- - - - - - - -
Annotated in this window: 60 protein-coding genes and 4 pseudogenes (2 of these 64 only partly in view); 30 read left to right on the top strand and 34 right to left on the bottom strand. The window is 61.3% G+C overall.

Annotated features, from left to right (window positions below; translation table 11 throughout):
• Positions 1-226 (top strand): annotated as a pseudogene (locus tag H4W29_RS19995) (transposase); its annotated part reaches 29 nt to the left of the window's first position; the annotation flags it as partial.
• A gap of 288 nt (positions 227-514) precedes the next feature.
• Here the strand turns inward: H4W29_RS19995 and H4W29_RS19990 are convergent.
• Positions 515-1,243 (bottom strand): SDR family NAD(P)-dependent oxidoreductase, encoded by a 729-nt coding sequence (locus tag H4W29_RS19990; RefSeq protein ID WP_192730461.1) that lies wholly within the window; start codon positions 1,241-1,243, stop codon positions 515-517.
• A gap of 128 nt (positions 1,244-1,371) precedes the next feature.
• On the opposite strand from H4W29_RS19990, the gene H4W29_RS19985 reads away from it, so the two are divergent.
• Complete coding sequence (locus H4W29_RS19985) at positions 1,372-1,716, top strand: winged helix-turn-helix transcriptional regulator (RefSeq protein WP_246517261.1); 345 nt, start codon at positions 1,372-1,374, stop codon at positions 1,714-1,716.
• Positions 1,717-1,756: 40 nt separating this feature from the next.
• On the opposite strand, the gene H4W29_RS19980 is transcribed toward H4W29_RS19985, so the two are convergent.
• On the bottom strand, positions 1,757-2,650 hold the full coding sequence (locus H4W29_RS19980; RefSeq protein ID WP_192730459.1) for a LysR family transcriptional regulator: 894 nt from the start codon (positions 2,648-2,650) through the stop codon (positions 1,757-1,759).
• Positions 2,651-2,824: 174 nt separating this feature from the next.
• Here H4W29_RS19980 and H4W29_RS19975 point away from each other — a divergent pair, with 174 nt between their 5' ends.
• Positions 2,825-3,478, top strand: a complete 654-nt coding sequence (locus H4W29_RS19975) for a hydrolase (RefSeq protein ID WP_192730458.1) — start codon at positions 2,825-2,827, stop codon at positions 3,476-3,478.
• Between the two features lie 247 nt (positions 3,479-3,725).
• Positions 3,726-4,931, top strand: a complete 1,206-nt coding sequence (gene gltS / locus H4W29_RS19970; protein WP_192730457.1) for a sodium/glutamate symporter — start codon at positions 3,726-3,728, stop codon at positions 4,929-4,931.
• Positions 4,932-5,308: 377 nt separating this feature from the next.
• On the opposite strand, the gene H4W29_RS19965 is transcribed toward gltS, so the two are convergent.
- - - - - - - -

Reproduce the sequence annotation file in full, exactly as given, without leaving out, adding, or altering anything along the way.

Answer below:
Annotated in this window: 60 protein-coding genes and 4 pseudogenes (2 of these 64 only partly in view); 30 read left to right on the top strand and 34 right to left on the bottom strand. The window is 61.3% G+C overall.

Annotated features, from left to right (window positions below; translation table 11 throughout):
• Positions 1-226 (top strand): annotated as a pseudogene (locus tag H4W29_RS19995) (transposase); its annotated part reaches 29 nt to the left of the window's first position; the annotation flags it as partial.
• A gap of 288 nt (positions 227-514) precedes the next feature.
• Here the strand turns inward: H4W29_RS19995 and H4W29_RS19990 are convergent.
• Positions 515-1,243 (bottom strand): SDR family NAD(P)-dependent oxidoreductase, encoded by a 729-nt coding sequence (locus tag H4W29_RS19990; RefSeq protein ID WP_192730461.1) that lies wholly within the window; start codon positions 1,241-1,243, stop codon positions 515-517.
• A gap of 128 nt (positions 1,244-1,371) precedes the next feature.
• On the opposite strand from H4W29_RS19990, the gene H4W29_RS19985 reads away from it, so the two are divergent.
• Complete coding sequence (locus H4W29_RS19985) at positions 1,372-1,716, top strand: winged helix-turn-helix transcriptional regulator (RefSeq protein WP_246517261.1); 345 nt, start codon at positions 1,372-1,374, stop codon at positions 1,714-1,716.
• Positions 1,717-1,756: 40 nt separating this feature from the next.
• On the opposite strand, the gene H4W29_RS19980 is transcribed toward H4W29_RS19985, so the two are convergent.
• On the bottom strand, positions 1,757-2,650 hold the full coding sequence (locus H4W29_RS19980; RefSeq protein ID WP_192730459.1) for a LysR family transcriptional regulator: 894 nt from the start codon (positions 2,648-2,650) through the stop codon (positions 1,757-1,759).
• Positions 2,651-2,824: 174 nt separating this feature from the next.
• Here H4W29_RS19980 and H4W29_RS19975 point away from each other — a divergent pair, with 174 nt between their 5' ends.
• Positions 2,825-3,478, top strand: a complete 654-nt coding sequence (locus H4W29_RS19975) for a hydrolase (RefSeq protein ID WP_192730458.1) — start codon at positions 2,825-2,827, stop codon at positions 3,476-3,478.
• Between the two features lie 247 nt (positions 3,479-3,725).
• Positions 3,726-4,931, top strand: a complete 1,206-nt coding sequence (gene gltS / locus H4W29_RS19970; protein WP_192730457.1) for a sodium/glutamate symporter — start codon at positions 3,726-3,728, stop codon at positions 4,929-4,931.
• Positions 4,932-5,308: 377 nt separating this feature from the next.
• On the opposite strand, the gene H4W29_RS19965 is transcribed toward gltS, so the two are convergent.